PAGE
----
Ovarian cancer is the fifth leading cause of cancer deaths among women¹
Approximately 21,290 women will be diagnosed with ovarian cancer in 2015¹
Approximately 14,180 women will die from ovarian cancer in 2015¹
Patients with a personal and/or family history of ovarian cancer may be at risk for hereditary cancer
Approximately 10-15% of ovarian cancers occur from inherited genetic mutations.² Clinical research has validated that there are several genes that are linked to hereditary ovarian cancer.
(n= 648 patients)
Data confirms the benefits of multigene panel testing among patients at risk for hereditary ovarian cancer
Data presented at ASCO in June 2014 by Lucy R. Langer, MD, from U.S. Oncology illustrated that in 648 patients with ovarian cancer, 34% of the pathogenic mutations identified with Myriad myRisk® were outside of BRCA1/2 and the genes associated with Lynch syndrome.⁴ This means that 42 patients with cancer-causing mutations would have been missed if they were simply tested for BRCA1/2 or Lynch syndrome mutations and there would not have been an opportunity to optimize patient care based on hereditary cancer status.
Myriad myRisk identifies ~40-50%³˒⁴ more mutations than syndrome-specific testing across 8 common cancer sites
“Advantages of cancer gene panels include decreased cost and improved efficiency of cancer genetic testing by decreasing the time involved, number of patient visits, and number of tests sent. A negative genetic test is more reassuring at eliminating the likelihood of inherited risk when all known genes for that phenotype have been assayed.” ⁷
SGO Clinical Practice Statement: Next Generation Cancer Gene Panels Versus Gene by Gene Testing, March 2014
Multigene panel testing provides accurate results and clear management recommendations for patients with increased cancer risks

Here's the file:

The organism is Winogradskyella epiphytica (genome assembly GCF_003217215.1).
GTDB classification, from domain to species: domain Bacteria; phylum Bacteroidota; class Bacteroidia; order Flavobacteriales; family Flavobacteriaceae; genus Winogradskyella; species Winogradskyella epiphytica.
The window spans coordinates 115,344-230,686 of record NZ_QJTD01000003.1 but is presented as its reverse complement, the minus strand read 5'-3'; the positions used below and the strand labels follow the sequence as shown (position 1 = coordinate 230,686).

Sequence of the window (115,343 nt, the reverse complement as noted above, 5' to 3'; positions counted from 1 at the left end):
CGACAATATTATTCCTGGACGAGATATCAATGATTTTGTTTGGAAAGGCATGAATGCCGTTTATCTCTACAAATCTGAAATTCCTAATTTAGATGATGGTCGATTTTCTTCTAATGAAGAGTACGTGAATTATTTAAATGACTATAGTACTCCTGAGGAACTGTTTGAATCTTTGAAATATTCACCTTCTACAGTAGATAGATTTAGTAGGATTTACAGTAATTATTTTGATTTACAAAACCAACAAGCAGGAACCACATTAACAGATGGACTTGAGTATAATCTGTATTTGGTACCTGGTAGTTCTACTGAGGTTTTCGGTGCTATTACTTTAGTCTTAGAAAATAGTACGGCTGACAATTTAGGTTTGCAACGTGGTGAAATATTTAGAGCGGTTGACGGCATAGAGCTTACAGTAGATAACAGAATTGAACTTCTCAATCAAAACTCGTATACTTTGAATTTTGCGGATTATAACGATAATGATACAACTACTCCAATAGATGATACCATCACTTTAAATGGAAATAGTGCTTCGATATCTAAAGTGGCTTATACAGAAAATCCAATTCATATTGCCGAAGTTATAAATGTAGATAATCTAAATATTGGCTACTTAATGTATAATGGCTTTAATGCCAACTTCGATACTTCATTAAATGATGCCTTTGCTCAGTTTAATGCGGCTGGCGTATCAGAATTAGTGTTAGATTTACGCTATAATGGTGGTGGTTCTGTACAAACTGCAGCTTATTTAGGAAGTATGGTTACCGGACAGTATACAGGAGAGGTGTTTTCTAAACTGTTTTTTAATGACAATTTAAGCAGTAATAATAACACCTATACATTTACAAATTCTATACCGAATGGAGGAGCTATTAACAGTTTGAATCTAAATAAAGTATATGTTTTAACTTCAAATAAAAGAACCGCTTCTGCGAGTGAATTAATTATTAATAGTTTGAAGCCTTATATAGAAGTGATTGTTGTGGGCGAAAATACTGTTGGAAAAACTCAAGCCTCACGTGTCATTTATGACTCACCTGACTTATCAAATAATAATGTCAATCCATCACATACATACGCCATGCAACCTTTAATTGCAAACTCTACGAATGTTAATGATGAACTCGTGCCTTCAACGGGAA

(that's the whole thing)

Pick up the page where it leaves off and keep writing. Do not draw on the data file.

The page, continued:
Testing with the Myriad myRisk hereditary cancer panel:
- Provides confidence in knowing your patients’ risks and clear direction on the recommended management options to reduce their risks
- Rapid turnaround time of 14-21 days for test results
- The Myriad myRisk Management Tool provides a summary of national guidelines to help you optimize your patients’ care
- Myriad’s commitment to patients and their families is demonstrated with its industry-leading variant classification program, myVision®. Myriad’s myVision is the world’s most advanced approach to the classification and reclassification of variants of uncertain significance -using more validated classification methods and higher classification standards than any other laboratory.
Know the red flags associated with hereditary cancer:
Red Flags for Hereditary Cancer
An individual with a personal or family history of any ONE of the following:
A combination of cancers on the same side of the family
Any 1 of the following cancers at age 50 or younger
Any 1 of these rare presentations at any age
††Presence of tumor infiltrating lymphocytes, Crohn’s-like lymphocytic reaction, mucinous/signet-ring differentiation, or medullary growth pattern.
Assessment criteria based on medical society guidelines. For these individual medical society guidelines, go to www.MyriadPro.com/guidelines.
Family members include first-, second-, and third-degree blood relatives on both your mother and father’s sides.
Certain ancestries may have greater risk for hereditary cancer syndromes (e.g., Ashkenazi Jewish ancestry)
Be confident in knowing your patients’ cancer risks and specific medical management options with the Myriad myRisk Hereditary Cancer Panel
For more information about the data presented by Dr. Langer, please see the data summary.
- A Study of Ovarian Cancer Patients Tested With a 25-gene Panel of Hereditary Cancer Genes, Lucy R. Langer et. al. Presented at ASCO June 2014
- Prevalence of Gene Mutations Among Hereditary Breast and Ovarian Cancer Patients Using a 25-gene Panel, Nadine Tung et. al. Presented at ACMG in March 2014
- Multi-gene panel testing in patients suspected to have Lynch syndrome, Matthew B. Yurgelun et. al. Presented at ASCO June 2014
- SGO Clinical Practice Statement: Next Generation Cancer Gene Panels Versus Gene by Gene Testing, March 2014